GAC Pays Tribute to a
Founding Member

Guelph Arts Council joins many Guelphites in expressing great sadness at learning of the death of long-time friend and supporter, Frank Vigor. He died on July 28, 2000, after a battle with cancer.
For Guelph Arts Council,

we have lost the one individual who was involved in our organization’s founding and who also continued to participate actively in Council endeavours almost right up to the day of his death.

When Guelph Arts Council was created by the City back in 1975, Frank was working as the City’s recreation supervisor. In this capacity, he was appointed a City representative to the first Arts Council Board of Directors ,a role he played until 1982 when he was elected as a community Board member. During his years on the Board, Frank was involved in almost every aspect of the Council — ranging from several visual arts projects to the launch of a local writers’ group; from support for many heritage projects to involvement in a wide range of performing arts activities; and from general Board involvement to specific Executive service, including serving as the Council’s President during 1988-89.

Even after Frank completed his final year on the Board in the spring of 1990, he continued to support and participate in Council activities. For example, he helped with distribution of Arts in Guelph to various community drop-off points, and
he continued to sell Fête Romantique tickets every year, up to and including this past year. He even had the distinction of selling the Grand-Prize Fête ticket one year! And he worked diligently on the River Run Centre capital fundraising campaign.

In recognition of his efforts, Guelph Arts Council nominated Frank for Ministry of Citizenship, Culture and Recreation Volunteer Service Awards on several occasions. Following his receipt of a 15-year award, he modestly remarked in a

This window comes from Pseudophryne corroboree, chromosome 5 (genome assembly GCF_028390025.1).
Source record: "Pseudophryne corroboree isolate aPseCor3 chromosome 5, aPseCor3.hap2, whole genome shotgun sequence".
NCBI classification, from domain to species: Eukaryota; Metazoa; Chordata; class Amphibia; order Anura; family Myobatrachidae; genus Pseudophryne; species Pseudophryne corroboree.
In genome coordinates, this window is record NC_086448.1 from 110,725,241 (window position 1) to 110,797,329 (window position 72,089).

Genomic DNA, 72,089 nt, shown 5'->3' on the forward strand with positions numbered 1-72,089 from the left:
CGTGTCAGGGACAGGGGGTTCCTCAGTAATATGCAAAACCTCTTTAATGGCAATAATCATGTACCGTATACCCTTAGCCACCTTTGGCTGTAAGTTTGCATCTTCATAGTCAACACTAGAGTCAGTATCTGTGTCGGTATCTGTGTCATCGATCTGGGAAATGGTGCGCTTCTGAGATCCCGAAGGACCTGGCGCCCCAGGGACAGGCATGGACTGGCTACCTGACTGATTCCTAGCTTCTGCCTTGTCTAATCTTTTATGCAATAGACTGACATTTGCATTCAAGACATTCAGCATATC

letter to then President Ann Middleton that he appreciated “having been able to contribute a little of his time and energy towards the work of the Guelph Arts Council. This along with other involvements … makes life still worth living in a crazy world.”

Guelph Arts Council was only one of Frank’s community arts involvements. Since arriving in Guelph from his native England in the 1950s, he has had a continuing role in Guelph Creative Arts Association, and he served on the Boards of both the Central Ontario Art Association and Ontario Crafts Council. He worked first-hand in several different visual arts media, with a special interest in sculpture, printmaking and photography. At various times, he was also active in the Guelph Little Theatre and the Guelph Light Opera Company. He helped establish the Scottish Country Dance group in Guelph, and he worked on a Summer Museum project which eventually evolved into the present Guelph Civic Museum.

In more recent years, especially following his retirement from the City’s Recreation and Parks Department early in 1987, Frank was very active in the Guelph Wellington Seniors Association, and in many of the programs offered at the Evergreen Seniors Centre. He took up Tai-Chi; and he loved travelling. He also became hooked on genealogy, pursuing his family’s roots in England back at least until the 12th century, and involving himself in the Waterloo-Wellington Genealogy Society.
Above all, Frank was committed to the arts. For more than forty years, he worked tirelessly to enhance all aspects of arts and culture in this community. And he did make a difference. We’ll miss him.

– SW